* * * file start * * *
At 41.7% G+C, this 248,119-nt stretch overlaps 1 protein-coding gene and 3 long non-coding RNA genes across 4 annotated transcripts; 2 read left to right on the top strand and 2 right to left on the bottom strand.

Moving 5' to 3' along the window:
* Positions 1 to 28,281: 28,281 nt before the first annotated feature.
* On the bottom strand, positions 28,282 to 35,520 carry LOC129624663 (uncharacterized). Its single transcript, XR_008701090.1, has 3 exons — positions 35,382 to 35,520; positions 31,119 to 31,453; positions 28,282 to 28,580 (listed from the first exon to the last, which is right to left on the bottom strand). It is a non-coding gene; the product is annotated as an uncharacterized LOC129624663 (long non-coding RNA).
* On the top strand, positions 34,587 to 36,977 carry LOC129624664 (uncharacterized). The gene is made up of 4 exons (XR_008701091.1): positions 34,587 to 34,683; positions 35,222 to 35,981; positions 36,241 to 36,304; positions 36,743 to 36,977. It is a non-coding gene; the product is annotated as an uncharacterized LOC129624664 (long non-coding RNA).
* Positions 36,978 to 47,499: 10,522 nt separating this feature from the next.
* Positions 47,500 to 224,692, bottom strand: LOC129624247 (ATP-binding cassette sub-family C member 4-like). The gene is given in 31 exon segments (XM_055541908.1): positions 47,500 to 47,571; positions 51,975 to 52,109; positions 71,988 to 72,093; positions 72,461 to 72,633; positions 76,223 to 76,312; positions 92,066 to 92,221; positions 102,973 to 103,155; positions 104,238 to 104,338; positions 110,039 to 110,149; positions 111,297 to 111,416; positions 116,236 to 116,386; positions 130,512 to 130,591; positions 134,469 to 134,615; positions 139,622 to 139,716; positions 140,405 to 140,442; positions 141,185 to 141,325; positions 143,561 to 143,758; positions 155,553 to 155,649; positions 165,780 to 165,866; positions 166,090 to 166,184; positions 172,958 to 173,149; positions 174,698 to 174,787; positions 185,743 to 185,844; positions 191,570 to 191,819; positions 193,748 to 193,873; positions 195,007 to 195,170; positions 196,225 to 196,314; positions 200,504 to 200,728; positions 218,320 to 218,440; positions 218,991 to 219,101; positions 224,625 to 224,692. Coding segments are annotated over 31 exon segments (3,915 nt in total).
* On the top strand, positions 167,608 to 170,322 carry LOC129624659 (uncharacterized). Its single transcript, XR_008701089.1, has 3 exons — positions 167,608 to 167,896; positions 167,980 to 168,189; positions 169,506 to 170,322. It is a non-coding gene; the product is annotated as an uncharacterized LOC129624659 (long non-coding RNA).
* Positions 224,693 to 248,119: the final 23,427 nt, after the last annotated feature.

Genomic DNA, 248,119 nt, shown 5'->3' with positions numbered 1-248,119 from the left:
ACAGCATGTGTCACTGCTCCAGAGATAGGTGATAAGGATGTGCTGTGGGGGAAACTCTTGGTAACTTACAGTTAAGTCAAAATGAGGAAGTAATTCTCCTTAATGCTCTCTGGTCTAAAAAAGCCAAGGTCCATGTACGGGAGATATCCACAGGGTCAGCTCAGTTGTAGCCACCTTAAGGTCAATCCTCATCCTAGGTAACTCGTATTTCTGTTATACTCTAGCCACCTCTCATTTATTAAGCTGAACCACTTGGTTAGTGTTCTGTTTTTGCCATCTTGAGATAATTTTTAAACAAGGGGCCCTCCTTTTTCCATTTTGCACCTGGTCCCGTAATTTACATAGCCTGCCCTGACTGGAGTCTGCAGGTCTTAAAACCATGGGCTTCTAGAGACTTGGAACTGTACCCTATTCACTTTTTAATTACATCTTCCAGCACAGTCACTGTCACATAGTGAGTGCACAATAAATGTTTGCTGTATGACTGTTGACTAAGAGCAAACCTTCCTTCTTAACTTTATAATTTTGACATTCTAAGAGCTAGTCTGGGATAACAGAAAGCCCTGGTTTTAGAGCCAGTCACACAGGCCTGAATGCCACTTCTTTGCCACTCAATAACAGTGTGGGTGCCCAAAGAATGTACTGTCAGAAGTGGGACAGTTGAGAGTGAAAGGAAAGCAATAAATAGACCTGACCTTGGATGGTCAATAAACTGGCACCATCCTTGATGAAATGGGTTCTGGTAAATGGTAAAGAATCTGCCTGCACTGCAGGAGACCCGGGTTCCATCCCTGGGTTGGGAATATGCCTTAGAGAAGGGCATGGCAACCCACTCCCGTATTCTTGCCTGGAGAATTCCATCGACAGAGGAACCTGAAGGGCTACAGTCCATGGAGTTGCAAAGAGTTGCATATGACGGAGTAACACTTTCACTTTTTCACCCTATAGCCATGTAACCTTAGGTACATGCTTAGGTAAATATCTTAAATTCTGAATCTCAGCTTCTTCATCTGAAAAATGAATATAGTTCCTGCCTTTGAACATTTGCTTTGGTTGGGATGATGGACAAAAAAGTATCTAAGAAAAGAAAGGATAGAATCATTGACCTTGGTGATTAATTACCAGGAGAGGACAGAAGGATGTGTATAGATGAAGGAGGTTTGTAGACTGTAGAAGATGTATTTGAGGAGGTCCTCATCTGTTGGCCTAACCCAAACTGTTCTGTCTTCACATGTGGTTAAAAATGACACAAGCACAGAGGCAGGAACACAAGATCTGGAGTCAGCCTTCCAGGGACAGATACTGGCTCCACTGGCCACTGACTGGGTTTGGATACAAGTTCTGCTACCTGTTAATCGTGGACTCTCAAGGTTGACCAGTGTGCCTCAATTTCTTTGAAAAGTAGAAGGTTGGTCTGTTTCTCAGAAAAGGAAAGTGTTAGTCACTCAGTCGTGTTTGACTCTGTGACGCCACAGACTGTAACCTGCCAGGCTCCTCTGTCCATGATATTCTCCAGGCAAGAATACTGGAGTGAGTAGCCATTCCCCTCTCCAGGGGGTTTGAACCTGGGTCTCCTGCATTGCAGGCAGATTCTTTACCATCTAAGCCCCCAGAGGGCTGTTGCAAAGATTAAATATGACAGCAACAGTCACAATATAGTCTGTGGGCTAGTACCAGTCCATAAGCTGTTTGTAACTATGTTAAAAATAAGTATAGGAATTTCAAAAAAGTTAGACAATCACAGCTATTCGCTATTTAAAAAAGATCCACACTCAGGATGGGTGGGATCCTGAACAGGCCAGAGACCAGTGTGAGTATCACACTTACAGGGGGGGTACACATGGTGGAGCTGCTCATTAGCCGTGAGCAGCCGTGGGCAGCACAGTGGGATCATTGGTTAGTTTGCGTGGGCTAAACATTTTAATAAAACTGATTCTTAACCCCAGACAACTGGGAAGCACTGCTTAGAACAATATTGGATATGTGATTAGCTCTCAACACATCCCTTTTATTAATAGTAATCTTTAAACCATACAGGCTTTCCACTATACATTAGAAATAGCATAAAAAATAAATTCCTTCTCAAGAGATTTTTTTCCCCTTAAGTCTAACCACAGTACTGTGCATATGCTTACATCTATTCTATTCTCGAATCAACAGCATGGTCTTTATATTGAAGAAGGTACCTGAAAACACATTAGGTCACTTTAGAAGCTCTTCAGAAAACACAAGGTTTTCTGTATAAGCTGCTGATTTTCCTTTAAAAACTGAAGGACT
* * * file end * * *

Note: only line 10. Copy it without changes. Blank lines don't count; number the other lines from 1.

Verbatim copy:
Genomic DNA, 248,119 nt, shown 5'->3' with positions numbered 1-248,119 from the left: